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Student Successes

This page spotlights a few of our Loyola Institute for Ministry students from East Africa. These sisters earned the Certificate in Catholic Social Teaching through the project “Catholic Sisters in Partnership for Sustainability,” funded by the Conrad N. Hilton Foundation. They are continuing their Loyola studies in our new project, “Living Charisms for Sustainable Human Development."


Sr. Anne Wandia is a member of the Franciscan Missionary Sisters for Africa, currently residing in Wau, South Sudan. 

In an article published by the Global Sisters Report, Sr. Anne writes that her studies with the Loyola Institute for Ministry have helped her and her fellow sisters "to gain the knowledge we need to become instruments of reaching out through God's grace and love.” 

Sr. Anne’s primary ministry is teacher development. Inspired by her Loyola studies, and in partnership with other local leaders, Sr. Anne led the writing and implementation of the recently launched Child Safeguarding Policy for the Catholic Diocese of Wau. She has led workshops on children’s rights for children and teachers. Sr. Anne hopes that Wau’s child protection work offers a model that can be emulated across South Sudan, the world’s youngest country. 

Sr. Anne notes, “My [LIM studies have] equipped me with a lot of knowledge, wisdom, understanding and inspiration about God, self, others and his creation and how to respond with compassionate love in bringing the reign of God on earth. The course has enriched my ministry, especially giving insights on how to partner with others and so as to be life-giving to the poor and marginalized in South Sudan."

Sr. Avelina Kimaryo is a member of the Grail congregation and a medical doctor. She manages the Neema Health Centre in Mwanga, Tanzania. Her creative leadership is saving lives, improving health outcomes, and promoting gender equality.  

Sr. Avelina’s ministry provides life-saving care, particularly for mothers and children. Applying the partnership and leadership skills honed through her Loyola studies, Sr. Avelina established a partnership with an international medical nonprofit that brings critical financial resources to the health centre. As a result, Sr. Avelina was able to coordinate the building of a new surgical unit. Since the unit opened in 2019, the clinic has performed 20 caesarean sections, avoiding dangerous emergency transfers. The partnership has also significantly increased the capacity of the clinic for medical, dental, and vision care.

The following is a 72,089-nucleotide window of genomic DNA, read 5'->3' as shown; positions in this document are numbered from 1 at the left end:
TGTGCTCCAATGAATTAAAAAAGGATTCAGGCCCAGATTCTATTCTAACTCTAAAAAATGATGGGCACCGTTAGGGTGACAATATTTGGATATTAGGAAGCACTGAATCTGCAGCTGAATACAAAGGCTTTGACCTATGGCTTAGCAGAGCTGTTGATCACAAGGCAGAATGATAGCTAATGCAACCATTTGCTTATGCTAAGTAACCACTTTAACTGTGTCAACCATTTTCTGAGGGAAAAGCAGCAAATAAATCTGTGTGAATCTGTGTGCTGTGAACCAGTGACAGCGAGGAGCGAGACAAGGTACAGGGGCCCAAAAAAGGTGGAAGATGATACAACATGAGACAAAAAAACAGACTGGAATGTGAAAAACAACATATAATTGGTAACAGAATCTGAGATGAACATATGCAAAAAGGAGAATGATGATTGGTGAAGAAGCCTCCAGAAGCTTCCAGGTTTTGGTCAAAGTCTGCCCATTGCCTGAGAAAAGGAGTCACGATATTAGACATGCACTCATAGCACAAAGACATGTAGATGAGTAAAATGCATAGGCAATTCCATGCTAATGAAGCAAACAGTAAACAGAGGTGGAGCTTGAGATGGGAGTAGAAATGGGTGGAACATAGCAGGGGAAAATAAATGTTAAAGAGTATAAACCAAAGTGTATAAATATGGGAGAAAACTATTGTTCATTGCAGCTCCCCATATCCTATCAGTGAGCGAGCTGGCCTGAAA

Sr. Avelina and her fellow Grail sisters were featured in As I Have Done, a film produced by Salt+Light Media in collaboration with the Loyola Institute for Ministry with the support of the Conrad N. Hilton Foundation. Learn more about the Neema Health Centre and the Grail congregation’s efforts for women’s empowerment in the episode “Sisters for Equality."

Sr. Teresia Mbugua is a Missionary Sister of the Precious Blood in formation ministry. She lives with the congregation’s novices in Arusha, Tanzania. 

Sr. Teresia has enthusiastically shared her learnings with the novices and mobilized them as advocates for sustainable development, justice, and peace. 

For her Loyola studies, Sr. Teresia led a workshop for local university students about Catholic Social Teaching and sustainable development. The workshop made clear the pervasiveness of one social issue in particular— domestic violence. Sr. Teresia was inspired to collaborate with a student to write a song pleading for an end to violence. She and the novices then traveled to different parishes for Sunday mass and performed the song. Their singing moved some congregants to tears and inspired women to share their experiences of family violence.

Sr. Teresia has written an article for the Global Sisters Report about her project (publication pending). Through her leadership, Sr. Teresia is teaching her congregation’s novices, her local community, and us at Loyola how religious life can inspire compassionate advocacy for peace and human dignity.

Sr. Charity Bbalo, Religious Sister of the Holy Spirit, is a lecturer at a teachers’ college in Monze, Zambia. Studying Catholic Social Teaching has inspired Sr. Charity to take creative and collaborative action for sustainability. 

As described in her article recently published in the Global Sisters Report, Sr. Charity led a workshop on CST and care for creation for a group of women who are widows or single mothers. The women have learned to reduce demand for tree cutting by using recycled paper as an energy source. Inspired by Sr. Charity’s leadership, each woman planted a tree.

Additionally, Sr. Charity led her college in a tree planting as part of its first ever “Environment Day.” Coverage of the event by a local radio station prompted several schools to contact Sr. Charity to learn how they could host a similar event. 

Sr. Charity grounds her sustainability efforts in her faith and in Catholic Social Teaching, citing Pope Francis: “Our goal is... to become painfully aware, to dare to turn what is happening to the world into our own personal suffering and thus to discover what each of us can do about it” (Laudato si' #19).